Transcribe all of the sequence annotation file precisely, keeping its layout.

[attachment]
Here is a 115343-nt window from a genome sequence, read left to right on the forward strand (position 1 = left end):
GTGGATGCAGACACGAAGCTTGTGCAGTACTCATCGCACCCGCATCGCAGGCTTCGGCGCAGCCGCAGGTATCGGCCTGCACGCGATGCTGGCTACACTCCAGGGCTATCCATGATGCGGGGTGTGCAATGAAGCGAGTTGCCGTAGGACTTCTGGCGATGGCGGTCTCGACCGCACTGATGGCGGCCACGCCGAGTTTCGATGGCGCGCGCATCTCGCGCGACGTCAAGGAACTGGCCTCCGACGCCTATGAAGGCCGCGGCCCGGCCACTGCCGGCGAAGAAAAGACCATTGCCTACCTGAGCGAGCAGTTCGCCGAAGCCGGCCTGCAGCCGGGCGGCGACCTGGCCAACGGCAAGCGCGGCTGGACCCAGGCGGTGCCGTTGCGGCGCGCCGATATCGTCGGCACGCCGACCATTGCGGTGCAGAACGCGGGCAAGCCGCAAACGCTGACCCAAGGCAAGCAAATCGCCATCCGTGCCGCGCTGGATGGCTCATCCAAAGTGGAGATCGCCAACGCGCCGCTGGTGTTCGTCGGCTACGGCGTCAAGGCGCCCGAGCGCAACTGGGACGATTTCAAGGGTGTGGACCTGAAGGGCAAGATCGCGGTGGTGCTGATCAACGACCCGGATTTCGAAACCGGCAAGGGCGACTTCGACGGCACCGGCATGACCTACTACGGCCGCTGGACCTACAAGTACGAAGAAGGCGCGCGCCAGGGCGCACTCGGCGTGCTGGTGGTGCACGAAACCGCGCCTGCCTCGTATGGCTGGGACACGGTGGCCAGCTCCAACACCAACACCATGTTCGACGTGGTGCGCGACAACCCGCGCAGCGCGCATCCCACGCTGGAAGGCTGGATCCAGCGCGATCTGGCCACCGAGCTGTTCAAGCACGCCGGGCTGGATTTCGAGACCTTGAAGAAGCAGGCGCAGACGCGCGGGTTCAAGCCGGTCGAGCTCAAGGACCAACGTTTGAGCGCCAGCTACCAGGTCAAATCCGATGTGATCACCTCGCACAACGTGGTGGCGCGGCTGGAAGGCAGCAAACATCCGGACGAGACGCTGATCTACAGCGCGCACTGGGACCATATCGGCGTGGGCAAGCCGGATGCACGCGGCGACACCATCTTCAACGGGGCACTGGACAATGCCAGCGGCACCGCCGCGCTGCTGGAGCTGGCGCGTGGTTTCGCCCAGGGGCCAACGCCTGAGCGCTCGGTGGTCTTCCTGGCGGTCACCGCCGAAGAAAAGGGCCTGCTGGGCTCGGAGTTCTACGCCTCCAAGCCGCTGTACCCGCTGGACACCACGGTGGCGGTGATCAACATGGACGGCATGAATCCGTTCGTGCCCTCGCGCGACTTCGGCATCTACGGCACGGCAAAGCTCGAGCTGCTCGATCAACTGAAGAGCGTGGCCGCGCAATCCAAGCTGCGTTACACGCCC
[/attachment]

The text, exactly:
Here is a 115343-nt window from a genome sequence, read left to right on the forward strand (position 1 = left end):
GTGGATGCAGACACGAAGCTTGTGCAGTACTCATCGCACCCGCATCGCAGGCTTCGGCGCAGCCGCAGGTATCGGCCTGCACGCGATGCTGGCTACACTCCAGGGCTATCCATGATGCGGGGTGTGCAATGAAGCGAGTTGCCGTAGGACTTCTGGCGATGGCGGTCTCGACCGCACTGATGGCGGCCACGCCGAGTTTCGATGGCGCGCGCATCTCGCGCGACGTCAAGGAACTGGCCTCCGACGCCTATGAAGGCCGCGGCCCGGCCACTGCCGGCGAAGAAAAGACCATTGCCTACCTGAGCGAGCAGTTCGCCGAAGCCGGCCTGCAGCCGGGCGGCGACCTGGCCAACGGCAAGCGCGGCTGGACCCAGGCGGTGCCGTTGCGGCGCGCCGATATCGTCGGCACGCCGACCATTGCGGTGCAGAACGCGGGCAAGCCGCAAACGCTGACCCAAGGCAAGCAAATCGCCATCCGTGCCGCGCTGGATGGCTCATCCAAAGTGGAGATCGCCAACGCGCCGCTGGTGTTCGTCGGCTACGGCGTCAAGGCGCCCGAGCGCAACTGGGACGATTTCAAGGGTGTGGACCTGAAGGGCAAGATCGCGGTGGTGCTGATCAACGACCCGGATTTCGAAACCGGCAAGGGCGACTTCGACGGCACCGGCATGACCTACTACGGCCGCTGGACCTACAAGTACGAAGAAGGCGCGCGCCAGGGCGCACTCGGCGTGCTGGTGGTGCACGAAACCGCGCCTGCCTCGTATGGCTGGGACACGGTGGCCAGCTCCAACACCAACACCATGTTCGACGTGGTGCGCGACAACCCGCGCAGCGCGCATCCCACGCTGGAAGGCTGGATCCAGCGCGATCTGGCCACCGAGCTGTTCAAGCACGCCGGGCTGGATTTCGAGACCTTGAAGAAGCAGGCGCAGACGCGCGGGTTCAAGCCGGTCGAGCTCAAGGACCAACGTTTGAGCGCCAGCTACCAGGTCAAATCCGATGTGATCACCTCGCACAACGTGGTGGCGCGGCTGGAAGGCAGCAAACATCCGGACGAGACGCTGATCTACAGCGCGCACTGGGACCATATCGGCGTGGGCAAGCCGGATGCACGCGGCGACACCATCTTCAACGGGGCACTGGACAATGCCAGCGGCACCGCCGCGCTGCTGGAGCTGGCGCGTGGTTTCGCCCAGGGGCCAACGCCTGAGCGCTCGGTGGTCTTCCTGGCGGTCACCGCCGAAGAAAAGGGCCTGCTGGGCTCGGAGTTCTACGCCTCCAAGCCGCTGTACCCGCTGGACACCACGGTGGCGGTGATCAACATGGACGGCATGAATCCGTTCGTGCCCTCGCGCGACTTCGGCATCTACGGCACGGCAAAGCTCGAGCTGCTCGATCAACTGAAGAGCGTGGCCGCGCAATCCAAGCTGCGTTACACGCCC